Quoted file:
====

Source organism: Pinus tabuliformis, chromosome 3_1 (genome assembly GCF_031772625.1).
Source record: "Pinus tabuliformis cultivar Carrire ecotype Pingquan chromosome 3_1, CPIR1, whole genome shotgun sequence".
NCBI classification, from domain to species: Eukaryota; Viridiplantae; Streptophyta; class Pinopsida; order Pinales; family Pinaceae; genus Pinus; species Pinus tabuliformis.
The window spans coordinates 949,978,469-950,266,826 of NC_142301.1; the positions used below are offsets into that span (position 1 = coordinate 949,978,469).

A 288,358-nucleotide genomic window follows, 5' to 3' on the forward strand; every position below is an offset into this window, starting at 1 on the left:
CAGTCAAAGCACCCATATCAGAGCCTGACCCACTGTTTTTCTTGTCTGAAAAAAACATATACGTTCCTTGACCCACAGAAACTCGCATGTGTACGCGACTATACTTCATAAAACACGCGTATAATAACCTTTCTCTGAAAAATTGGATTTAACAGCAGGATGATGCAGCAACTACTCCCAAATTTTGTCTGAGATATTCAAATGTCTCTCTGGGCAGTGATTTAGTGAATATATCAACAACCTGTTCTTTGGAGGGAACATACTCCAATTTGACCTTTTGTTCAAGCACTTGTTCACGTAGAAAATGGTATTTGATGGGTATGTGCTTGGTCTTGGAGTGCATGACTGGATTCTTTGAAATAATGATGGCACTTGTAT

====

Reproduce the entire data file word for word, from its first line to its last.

Source organism: Pinus tabuliformis, chromosome 3_1 (genome assembly GCF_031772625.1).
Source record: "Pinus tabuliformis cultivar Carrire ecotype Pingquan chromosome 3_1, CPIR1, whole genome shotgun sequence".
NCBI classification, from domain to species: Eukaryota; Viridiplantae; Streptophyta; class Pinopsida; order Pinales; family Pinaceae; genus Pinus; species Pinus tabuliformis.
The window spans coordinates 949,978,469-950,266,826 of NC_142301.1; the positions used below are offsets into that span (position 1 = coordinate 949,978,469).

A 288,358-nucleotide genomic window follows, 5' to 3' on the forward strand; every position below is an offset into this window, starting at 1 on the left:
CAGTCAAAGCACCCATATCAGAGCCTGACCCACTGTTTTTCTTGTCTGAAAAAAACATATACGTTCCTTGACCCACAGAAACTCGCATGTGTACGCGACTATACTTCATAAAACACGCGTATAATAACCTTTCTCTGAAAAATTGGATTTAACAGCAGGATGATGCAGCAACTACTCCCAAATTTTGTCTGAGATATTCAAATGTCTCTCTGGGCAGTGATTTAGTGAATATATCAACAACCTGTTCTTTGGAGGGAACATACTCCAATTTGACCTTTTGTTCAAGCACTTGTTCACGTAGAAAATGGTATTTGATGGGTATGTGCTTGGTCTTGGAGTGCATGACTGGATTCTTTGAAATAATGATGGCACTTGTAT